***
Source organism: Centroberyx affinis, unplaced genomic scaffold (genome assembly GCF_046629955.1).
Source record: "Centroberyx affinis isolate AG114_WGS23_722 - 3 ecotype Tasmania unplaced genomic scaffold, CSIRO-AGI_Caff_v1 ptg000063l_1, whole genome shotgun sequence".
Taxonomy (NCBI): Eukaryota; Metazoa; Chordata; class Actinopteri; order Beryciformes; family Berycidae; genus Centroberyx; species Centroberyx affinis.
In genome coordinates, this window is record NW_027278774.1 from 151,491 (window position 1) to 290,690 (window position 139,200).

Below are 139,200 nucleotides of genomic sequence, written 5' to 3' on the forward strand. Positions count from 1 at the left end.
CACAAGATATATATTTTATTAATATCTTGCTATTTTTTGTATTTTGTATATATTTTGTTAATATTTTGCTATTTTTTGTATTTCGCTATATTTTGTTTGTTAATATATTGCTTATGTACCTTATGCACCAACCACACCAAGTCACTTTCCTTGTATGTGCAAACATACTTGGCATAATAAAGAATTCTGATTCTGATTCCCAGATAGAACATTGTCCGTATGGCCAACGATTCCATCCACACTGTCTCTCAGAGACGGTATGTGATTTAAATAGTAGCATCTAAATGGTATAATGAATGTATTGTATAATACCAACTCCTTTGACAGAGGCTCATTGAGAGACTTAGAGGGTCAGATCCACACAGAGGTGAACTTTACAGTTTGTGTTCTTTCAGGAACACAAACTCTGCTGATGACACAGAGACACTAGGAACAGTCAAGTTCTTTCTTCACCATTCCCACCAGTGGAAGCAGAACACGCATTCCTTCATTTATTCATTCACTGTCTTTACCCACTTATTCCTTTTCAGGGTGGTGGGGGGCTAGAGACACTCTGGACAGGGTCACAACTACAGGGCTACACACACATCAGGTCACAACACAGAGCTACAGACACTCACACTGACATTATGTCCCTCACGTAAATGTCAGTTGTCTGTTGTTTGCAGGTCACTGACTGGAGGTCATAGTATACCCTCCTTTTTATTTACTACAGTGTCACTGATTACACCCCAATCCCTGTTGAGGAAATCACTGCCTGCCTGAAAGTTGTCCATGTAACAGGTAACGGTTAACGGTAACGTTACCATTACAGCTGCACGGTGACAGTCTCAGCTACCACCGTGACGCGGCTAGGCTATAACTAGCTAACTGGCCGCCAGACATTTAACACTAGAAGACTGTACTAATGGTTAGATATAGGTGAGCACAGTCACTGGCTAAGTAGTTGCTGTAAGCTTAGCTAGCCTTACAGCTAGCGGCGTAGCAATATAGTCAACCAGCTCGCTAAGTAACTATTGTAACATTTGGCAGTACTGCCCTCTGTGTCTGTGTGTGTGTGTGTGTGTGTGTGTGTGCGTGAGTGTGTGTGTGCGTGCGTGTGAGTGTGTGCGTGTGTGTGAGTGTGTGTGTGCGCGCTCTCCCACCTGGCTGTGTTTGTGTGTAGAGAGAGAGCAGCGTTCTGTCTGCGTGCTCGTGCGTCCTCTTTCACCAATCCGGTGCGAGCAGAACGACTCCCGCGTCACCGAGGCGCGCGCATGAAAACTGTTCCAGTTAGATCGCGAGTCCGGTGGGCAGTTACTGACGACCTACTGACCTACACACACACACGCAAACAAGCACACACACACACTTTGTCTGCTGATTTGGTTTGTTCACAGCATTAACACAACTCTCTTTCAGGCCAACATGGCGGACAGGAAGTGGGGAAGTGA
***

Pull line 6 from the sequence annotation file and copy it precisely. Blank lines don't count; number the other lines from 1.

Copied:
CACAAGATATATATTTTATTAATATCTTGCTATTTTTTGTATTTTGTATATATTTTGTTAATATTTTGCTATTTTTTGTATTTCGCTATATTTTGTTTGTTAATATATTGCTTATGTACCTTATGCACCAACCACACCAAGTCACTTTCCTTGTATGTGCAAACATACTTGGCATAATAAAGAATTCTGATTCTGATTCCCAGATAGAACATTGTCCGTATGGCCAACGATTCCATCCACACTGTCTCTCAGAGACGGTATGTGATTTAAATAGTAGCATCTAAATGGTATAATGAATGTATTGTATAATACCAACTCCTTTGACAGAGGCTCATTGAGAGACTTAGAGGGTCAGATCCACACAGAGGTGAACTTTACAGTTTGTGTTCTTTCAGGAACACAAACTCTGCTGATGACACAGAGACACTAGGAACAGTCAAGTTCTTTCTTCACCATTCCCACCAGTGGAAGCAGAACACGCATTCCTTCATTTATTCATTCACTGTCTTTACCCACTTATTCCTTTTCAGGGTGGTGGGGGGCTAGAGACACTCTGGACAGGGTCACAACTACAGGGCTACACACACATCAGGTCACAACACAGAGCTACAGACACTCACACTGACATTATGTCCCTCACGTAAATGTCAGTTGTCTGTTGTTTGCAGGTCACTGACTGGAGGTCATAGTATACCCTCCTTTTTATTTACTACAGTGTCACTGATTACACCCCAATCCCTGTTGAGGAAATCACTGCCTGCCTGAAAGTTGTCCATGTAACAGGTAACGGTTAACGGTAACGTTACCATTACAGCTGCACGGTGACAGTCTCAGCTACCACCGTGACGCGGCTAGGCTATAACTAGCTAACTGGCCGCCAGACATTTAACACTAGAAGACTGTACTAATGGTTAGATATAGGTGAGCACAGTCACTGGCTAAGTAGTTGCTGTAAGCTTAGCTAGCCTTACAGCTAGCGGCGTAGCAATATAGTCAACCAGCTCGCTAAGTAACTATTGTAACATTTGGCAGTACTGCCCTCTGTGTCTGTGTGTGTGTGTGTGTGTGTGTGTGTGCGTGAGTGTGTGTGTGCGTGCGTGTGAGTGTGTGCGTGTGTGTGAGTGTGTGTGTGCGCGCTCTCCCACCTGGCTGTGTTTGTGTGTAGAGAGAGAGCAGCGTTCTGTCTGCGTGCTCGTGCGTCCTCTTTCACCAATCCGGTGCGAGCAGAACGACTCCCGCGTCACCGAGGCGCGCGCATGAAAACTGTTCCAGTTAGATCGCGAGTCCGGTGGGCAGTTACTGACGACCTACTGACCTACACACACACACGCAAACAAGCACACACACACACTTTGTCTGCTGATTTGGTTTGTTCACAGCATTAACACAACTCTCTTTCAGGCCAACATGGCGGACAGGAAGTGGGGAAGTGA